Beginner Homebrewing by Hop & Vine

Editor’s note: The following is a set of instructions given to me when I first purchased a beginner homebrewing kit from Hop & Vine in Morristown, New Jersey. I still consider myself a beginner when it comes to homebrewing, and these instructions have not steered me wrong yet. Sadly, Hop & Vine went out of business some years ago. I hope these instructions help you as much as they’ve helped me.

Includes everything you need to make your first batch of brew, except bottles. Below is a complete list of everything included in the kit. Each batch makes 2 cases (48 bottles). After the initial setup costs, the ingredients for each subsequent batch run approximately $25 or $0.50 per beer.

  • 2 fermenters (6 gal., 5 gal.)
  • 1 lid
  • racking tube
  • brewing spoon
  • airlock & stopper
  • siphon tube and clamp
  • bottle filler
  • thermometer
  • hydrometer
  • jet washer w/adapter
  • capper and 144 bottle caps
  • One Step sanitizer
  • any prepared malt extract kit w/2-3 lbs plain extract

Beginning Homebrewing

Hop & Vine cares about helping you make the best beer possible, while minimizing first time confusion. So we’ve tried to remove some of the more time consuming trial & error, leaving you time to experiment where it really counts, with flavor. As you’ll see, making your own beer is fun and rewarding, so read this before you start, and then have fun!

The Instructions
All the malt extract kits come with their own set of instructions. Some recommend one-stage fermentation (fermenting in the pail and bottling right away), and others recommend that you don’t boil your beer. You can make passable beer by following the package instructions, but if you follow our instructions consistently, you’ll make excellent beer every time.

1. Sanitation
Sanitizing your equipment is the most important part of successful homebrewing. There are many proprietary products on the market designed specifically for this purpose, like One-Step (environmentally friendly), Chempro, and iodophor. In addition, you can safely use chlorine bleach (1 tbsp per 5 gallons water), but you must rinse everything until you can’t smell the bleach anymore because chlorine is toxic to yeast.

There are lots of methods for sanitizing your equipment. Some people fill the primary fermenter (large plastic pail) with the sanitizing solution and let the equipment soak while they attend to other things, and some people sanitize their equipment pieces individually from a bottle of prepared solution. With practice, you’ll find the best method to suit your own style of homebrewing.

Important Suggestions

  • Sanitize every piece of equipment that has the potential to come in contact with the beer.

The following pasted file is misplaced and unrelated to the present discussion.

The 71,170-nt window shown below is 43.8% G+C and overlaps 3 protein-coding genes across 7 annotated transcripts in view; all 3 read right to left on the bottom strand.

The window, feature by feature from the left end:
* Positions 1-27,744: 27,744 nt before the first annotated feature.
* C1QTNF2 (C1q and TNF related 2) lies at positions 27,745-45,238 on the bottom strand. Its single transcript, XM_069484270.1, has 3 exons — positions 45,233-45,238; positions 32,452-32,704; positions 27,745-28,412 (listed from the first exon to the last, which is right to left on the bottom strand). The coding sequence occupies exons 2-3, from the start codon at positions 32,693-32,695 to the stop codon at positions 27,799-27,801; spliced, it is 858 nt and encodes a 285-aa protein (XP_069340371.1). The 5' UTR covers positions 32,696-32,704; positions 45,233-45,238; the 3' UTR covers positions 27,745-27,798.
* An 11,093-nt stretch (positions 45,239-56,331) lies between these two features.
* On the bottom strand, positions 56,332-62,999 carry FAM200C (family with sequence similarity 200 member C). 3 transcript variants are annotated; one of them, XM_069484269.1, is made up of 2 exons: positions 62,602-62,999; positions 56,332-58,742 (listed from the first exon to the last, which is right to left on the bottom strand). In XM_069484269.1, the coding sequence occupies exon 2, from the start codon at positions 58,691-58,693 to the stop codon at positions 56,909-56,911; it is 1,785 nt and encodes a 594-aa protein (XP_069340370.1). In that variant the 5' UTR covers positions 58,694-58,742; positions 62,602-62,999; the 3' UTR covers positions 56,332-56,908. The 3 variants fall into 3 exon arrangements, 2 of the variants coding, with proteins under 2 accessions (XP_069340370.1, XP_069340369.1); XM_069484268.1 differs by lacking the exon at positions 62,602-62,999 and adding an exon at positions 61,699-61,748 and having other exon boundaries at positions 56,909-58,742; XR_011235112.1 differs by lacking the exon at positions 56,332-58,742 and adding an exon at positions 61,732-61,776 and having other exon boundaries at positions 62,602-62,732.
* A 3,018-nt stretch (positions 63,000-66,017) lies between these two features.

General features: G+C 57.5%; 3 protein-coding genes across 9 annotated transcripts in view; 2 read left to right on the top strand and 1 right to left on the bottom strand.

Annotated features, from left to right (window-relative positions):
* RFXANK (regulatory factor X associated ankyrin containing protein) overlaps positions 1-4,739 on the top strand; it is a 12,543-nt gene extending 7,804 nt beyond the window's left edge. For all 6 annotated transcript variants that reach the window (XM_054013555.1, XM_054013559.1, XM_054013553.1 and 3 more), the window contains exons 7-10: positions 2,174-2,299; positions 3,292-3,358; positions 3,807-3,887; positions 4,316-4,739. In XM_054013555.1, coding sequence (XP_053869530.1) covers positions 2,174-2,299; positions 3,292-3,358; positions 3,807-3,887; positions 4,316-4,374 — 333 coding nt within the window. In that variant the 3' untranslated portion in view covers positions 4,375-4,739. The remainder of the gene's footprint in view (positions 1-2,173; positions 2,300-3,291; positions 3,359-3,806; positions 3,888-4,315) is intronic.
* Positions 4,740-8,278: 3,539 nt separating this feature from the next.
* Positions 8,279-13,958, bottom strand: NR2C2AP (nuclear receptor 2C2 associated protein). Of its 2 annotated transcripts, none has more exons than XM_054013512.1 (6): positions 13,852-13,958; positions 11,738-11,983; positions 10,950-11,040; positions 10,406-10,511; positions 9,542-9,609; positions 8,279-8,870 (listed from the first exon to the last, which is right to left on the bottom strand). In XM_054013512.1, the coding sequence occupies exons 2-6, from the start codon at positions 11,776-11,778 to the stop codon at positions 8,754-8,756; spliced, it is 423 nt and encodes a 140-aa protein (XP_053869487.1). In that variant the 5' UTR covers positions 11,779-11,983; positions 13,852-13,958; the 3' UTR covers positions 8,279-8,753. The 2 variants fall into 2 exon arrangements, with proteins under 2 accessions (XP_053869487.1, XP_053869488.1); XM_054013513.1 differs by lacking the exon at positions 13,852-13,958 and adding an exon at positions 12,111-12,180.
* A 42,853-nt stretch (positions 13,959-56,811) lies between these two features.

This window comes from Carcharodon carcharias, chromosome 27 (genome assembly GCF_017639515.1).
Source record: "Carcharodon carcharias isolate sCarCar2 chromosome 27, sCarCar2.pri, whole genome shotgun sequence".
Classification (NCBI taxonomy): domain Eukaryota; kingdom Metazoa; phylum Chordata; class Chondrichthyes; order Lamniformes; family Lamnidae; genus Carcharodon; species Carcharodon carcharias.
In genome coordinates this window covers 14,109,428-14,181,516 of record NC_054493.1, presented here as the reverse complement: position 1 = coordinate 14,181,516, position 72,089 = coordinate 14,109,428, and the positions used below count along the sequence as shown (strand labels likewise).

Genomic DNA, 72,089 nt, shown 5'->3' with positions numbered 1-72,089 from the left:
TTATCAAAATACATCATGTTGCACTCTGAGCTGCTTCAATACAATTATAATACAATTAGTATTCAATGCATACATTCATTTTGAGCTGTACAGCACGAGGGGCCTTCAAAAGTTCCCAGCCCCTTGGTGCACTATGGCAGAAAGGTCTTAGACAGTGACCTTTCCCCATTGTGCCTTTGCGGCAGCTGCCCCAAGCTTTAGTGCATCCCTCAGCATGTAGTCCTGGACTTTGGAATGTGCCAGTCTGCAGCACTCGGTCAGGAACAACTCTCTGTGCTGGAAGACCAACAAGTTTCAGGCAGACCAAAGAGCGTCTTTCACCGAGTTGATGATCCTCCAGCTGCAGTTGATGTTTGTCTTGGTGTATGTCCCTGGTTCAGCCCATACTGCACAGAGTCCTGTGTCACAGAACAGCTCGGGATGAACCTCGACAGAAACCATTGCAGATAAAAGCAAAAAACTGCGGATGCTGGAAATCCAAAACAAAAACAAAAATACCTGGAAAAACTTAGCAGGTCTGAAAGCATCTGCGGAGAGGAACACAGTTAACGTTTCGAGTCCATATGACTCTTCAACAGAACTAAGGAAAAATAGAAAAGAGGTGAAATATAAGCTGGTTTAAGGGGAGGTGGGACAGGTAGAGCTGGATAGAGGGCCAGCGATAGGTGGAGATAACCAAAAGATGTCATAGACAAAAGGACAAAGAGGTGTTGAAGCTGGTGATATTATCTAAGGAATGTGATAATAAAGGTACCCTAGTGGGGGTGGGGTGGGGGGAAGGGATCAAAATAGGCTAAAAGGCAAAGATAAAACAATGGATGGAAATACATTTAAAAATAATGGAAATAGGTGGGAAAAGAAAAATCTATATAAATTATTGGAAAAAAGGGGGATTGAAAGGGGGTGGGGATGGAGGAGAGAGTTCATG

• Equipment should have a minimum 10 minute contact time with the sanitizing solution.
  • After sanitizing, rinse well with cold water. (One Step doesn’t require rinsing, but it couldn’t hurt)
  • You should rinse immediately before beer comes into contact with equipment.

At first, the sanitizing procedure may seem tedious. But once you establish a routine, it will become second nature, and the excellent beer you make will be worth it. I’ve discovered that jet bottle washers, aviators, and bottle drainers save you a tremendous amount of time and sanity. Just say the word, and we’ll demonstrate them for you. (Ed.: They were great that way.)

2. Boil Your Wort (unfermented beer)
In a medium-sized saucepan, boil a few cups of water, then turn off the heat after the boil begins. Remove the label on your can of malt extract, and place the can in the pot of hot water for 20 minutes to soften.

While the extract is softening, in a large pot bring as much water to a boil as you can comfortably fit (minimum amount of water to boil = 2.5 gallons). The pot can be made of any material, except cast iron.

If you are flavoring/coloring your beer with crushed grains, put the grains in a sparging bag and soak in the wort pot as the water is heating. Remove the grains before the water boils, or you will release tannins which can make your beer too harsh.

After the water boils, and while stirring constantly, add the contents of the can of malt extract and the
prepacked bag of dry malt.
We may have given you two cans instead, don’t worry. What you need is between 6 & 7
lbs of malt extract, liquid or dry. If you’ve got a large bag of dry malt, reserve 1 ¼ cup for bottling later, otherwise we’ve given you a small bag of dextrose (corn sugar) to be saved for bottling.